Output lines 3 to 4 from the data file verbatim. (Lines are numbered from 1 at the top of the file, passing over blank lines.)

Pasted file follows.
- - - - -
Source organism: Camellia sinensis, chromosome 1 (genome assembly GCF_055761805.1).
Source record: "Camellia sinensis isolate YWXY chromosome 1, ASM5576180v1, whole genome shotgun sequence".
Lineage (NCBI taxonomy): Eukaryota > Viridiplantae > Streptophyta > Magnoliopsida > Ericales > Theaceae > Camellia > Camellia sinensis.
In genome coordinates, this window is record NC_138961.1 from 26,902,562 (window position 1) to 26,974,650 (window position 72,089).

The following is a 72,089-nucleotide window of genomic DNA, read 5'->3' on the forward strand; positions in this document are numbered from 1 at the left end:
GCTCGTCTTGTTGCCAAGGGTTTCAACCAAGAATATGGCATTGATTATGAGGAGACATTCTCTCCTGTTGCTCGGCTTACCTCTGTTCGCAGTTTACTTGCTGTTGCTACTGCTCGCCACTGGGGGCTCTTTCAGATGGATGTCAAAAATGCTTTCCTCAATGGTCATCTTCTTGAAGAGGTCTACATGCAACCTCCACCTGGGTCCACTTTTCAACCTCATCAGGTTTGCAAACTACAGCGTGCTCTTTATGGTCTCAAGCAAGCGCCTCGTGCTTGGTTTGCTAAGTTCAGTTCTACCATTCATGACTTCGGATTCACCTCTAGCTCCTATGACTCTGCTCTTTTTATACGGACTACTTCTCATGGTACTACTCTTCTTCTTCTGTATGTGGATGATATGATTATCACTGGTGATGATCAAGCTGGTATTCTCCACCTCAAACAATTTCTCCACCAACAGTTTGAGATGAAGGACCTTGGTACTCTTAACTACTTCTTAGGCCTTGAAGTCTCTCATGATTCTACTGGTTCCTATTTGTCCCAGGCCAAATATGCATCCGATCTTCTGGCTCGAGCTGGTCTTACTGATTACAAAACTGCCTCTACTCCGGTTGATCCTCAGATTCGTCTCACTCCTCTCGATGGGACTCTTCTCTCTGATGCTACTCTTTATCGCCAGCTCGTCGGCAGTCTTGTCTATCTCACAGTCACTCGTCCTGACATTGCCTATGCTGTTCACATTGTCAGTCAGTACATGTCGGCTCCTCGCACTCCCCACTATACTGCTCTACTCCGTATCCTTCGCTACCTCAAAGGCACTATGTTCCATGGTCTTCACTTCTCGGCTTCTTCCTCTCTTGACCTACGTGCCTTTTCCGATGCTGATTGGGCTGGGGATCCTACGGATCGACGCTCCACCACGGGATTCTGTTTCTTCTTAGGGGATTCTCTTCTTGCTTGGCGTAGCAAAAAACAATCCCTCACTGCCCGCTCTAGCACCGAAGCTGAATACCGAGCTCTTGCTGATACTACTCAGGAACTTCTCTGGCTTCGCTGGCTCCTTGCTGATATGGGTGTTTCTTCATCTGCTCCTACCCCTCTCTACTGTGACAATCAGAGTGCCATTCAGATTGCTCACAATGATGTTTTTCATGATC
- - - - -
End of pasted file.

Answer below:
Lineage (NCBI taxonomy): Eukaryota > Viridiplantae > Streptophyta > Magnoliopsida > Ericales > Theaceae > Camellia > Camellia sinensis.
In genome coordinates, this window is record NC_138961.1 from 26,902,562 (window position 1) to 26,974,650 (window position 72,089).